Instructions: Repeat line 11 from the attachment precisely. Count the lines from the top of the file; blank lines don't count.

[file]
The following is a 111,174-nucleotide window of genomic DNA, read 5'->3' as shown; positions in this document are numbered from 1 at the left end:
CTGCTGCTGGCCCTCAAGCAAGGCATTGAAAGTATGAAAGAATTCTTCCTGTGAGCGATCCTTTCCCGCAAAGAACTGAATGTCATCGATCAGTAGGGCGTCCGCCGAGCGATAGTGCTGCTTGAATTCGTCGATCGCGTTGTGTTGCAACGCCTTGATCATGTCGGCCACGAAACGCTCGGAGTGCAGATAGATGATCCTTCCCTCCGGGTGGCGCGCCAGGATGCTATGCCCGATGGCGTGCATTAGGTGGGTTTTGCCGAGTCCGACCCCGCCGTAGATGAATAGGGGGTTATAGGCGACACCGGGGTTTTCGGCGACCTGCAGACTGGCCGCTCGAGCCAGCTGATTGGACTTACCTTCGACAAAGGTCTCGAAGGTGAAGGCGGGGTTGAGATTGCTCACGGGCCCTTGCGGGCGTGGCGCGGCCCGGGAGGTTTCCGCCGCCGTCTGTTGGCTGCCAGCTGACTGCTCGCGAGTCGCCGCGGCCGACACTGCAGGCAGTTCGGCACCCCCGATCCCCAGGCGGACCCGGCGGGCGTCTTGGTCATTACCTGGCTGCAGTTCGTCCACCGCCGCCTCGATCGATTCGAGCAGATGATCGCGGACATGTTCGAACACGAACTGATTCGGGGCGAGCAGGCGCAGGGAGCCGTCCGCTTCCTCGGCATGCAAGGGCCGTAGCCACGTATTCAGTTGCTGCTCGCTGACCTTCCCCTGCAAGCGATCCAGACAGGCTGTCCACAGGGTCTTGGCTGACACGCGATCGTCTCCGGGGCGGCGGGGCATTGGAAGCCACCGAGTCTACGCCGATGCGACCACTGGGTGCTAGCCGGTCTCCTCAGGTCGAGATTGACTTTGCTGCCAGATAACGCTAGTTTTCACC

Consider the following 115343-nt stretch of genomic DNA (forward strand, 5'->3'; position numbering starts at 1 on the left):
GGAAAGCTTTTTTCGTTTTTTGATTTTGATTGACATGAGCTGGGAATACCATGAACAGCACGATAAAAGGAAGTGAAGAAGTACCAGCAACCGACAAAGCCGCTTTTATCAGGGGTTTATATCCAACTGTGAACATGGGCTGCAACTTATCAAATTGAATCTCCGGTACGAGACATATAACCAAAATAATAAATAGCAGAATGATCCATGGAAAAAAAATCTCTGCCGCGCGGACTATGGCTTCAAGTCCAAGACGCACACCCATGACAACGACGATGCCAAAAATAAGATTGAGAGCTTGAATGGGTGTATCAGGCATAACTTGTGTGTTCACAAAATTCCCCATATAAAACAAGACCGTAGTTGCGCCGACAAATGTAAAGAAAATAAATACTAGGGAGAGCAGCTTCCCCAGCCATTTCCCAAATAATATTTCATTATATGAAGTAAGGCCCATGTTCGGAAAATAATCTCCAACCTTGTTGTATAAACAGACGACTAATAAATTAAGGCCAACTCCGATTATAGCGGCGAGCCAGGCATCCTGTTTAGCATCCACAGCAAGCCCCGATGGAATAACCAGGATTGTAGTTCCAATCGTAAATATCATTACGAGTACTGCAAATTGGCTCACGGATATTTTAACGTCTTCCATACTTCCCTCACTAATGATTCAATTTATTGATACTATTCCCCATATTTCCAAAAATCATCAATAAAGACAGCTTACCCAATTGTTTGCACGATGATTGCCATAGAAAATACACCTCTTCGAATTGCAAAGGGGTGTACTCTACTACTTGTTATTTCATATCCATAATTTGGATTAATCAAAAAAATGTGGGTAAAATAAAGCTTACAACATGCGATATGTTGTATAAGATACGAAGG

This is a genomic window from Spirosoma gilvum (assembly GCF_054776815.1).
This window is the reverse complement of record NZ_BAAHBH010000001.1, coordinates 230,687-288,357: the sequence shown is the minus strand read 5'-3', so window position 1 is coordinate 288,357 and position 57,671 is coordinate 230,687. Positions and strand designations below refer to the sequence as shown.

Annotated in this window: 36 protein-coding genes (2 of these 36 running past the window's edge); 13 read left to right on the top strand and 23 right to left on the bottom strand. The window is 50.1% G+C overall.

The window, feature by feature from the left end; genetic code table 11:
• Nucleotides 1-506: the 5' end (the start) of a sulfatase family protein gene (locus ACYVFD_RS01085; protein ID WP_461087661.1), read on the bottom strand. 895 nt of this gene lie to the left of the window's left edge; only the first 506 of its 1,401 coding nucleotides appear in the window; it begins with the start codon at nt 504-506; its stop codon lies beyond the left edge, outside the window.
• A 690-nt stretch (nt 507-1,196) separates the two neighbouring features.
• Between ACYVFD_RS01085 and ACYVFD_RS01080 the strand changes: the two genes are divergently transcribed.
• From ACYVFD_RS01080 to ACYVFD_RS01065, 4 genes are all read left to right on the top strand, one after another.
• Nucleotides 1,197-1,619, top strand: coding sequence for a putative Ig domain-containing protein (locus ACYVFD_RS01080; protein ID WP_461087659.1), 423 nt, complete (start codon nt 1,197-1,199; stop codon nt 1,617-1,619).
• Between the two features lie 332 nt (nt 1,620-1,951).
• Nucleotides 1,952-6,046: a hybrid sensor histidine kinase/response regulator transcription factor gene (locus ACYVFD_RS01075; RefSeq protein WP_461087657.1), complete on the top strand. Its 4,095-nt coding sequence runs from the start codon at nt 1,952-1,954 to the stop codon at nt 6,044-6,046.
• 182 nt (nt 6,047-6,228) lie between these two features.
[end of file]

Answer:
• Between ACYVFD_RS01085 and ACYVFD_RS01080 the strand changes: the two genes are divergently transcribed.